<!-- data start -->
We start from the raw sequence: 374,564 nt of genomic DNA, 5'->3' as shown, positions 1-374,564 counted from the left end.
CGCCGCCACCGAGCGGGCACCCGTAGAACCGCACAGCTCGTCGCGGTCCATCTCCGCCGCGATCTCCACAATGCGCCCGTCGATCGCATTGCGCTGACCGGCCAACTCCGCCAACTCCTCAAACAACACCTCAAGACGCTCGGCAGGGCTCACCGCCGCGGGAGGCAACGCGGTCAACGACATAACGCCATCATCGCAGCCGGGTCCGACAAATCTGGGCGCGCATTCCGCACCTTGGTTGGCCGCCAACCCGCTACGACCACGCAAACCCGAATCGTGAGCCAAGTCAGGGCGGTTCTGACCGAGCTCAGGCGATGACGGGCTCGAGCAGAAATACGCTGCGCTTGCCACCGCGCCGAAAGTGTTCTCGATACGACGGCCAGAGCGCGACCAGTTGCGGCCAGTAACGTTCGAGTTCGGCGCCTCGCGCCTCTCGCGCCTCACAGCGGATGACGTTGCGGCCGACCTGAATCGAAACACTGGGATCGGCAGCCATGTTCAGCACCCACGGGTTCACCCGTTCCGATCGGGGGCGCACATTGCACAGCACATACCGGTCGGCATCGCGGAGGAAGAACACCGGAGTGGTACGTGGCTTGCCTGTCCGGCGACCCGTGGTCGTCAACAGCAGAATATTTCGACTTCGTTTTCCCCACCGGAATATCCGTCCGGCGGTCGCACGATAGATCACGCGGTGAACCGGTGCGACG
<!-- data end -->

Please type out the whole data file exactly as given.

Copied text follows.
We start from the raw sequence: 374,564 nt of genomic DNA, 5'->3' as shown, positions 1-374,564 counted from the left end.
CGCCGCCACCGAGCGGGCACCCGTAGAACCGCACAGCTCGTCGCGGTCCATCTCCGCCGCGATCTCCACAATGCGCCCGTCGATCGCATTGCGCTGACCGGCCAACTCCGCCAACTCCTCAAACAACACCTCAAGACGCTCGGCAGGGCTCACCGCCGCGGGAGGCAACGCGGTCAACGACATAACGCCATCATCGCAGCCGGGTCCGACAAATCTGGGCGCGCATTCCGCACCTTGGTTGGCCGCCAACCCGCTACGACCACGCAAACCCGAATCGTGAGCCAAGTCAGGGCGGTTCTGACCGAGCTCAGGCGATGACGGGCTCGAGCAGAAATACGCTGCGCTTGCCACCGCGCCGAAAGTGTTCTCGATACGACGGCCAGAGCGCGACCAGTTGCGGCCAGTAACGTTCGAGTTCGGCGCCTCGCGCCTCTCGCGCCTCACAGCGGATGACGTTGCGGCCGACCTGAATCGAAACACTGGGATCGGCAGCCATGTTCAGCACCCACGGGTTCACCCGTTCCGATCGGGGGCGCACATTGCACAGCACATACCGGTCGGCATCGCGGAGGAAGAACACCGGAGTGGTACGTGGCTTGCCTGTCCGGCGACCCGTGGTCGTCAACAGCAGAATATTTCGACTTCGTTTTCCCCACCGGAATATCCGTCCGGCGGTCGCACGATAGATCACGCGGTGAACCGGTGCGACG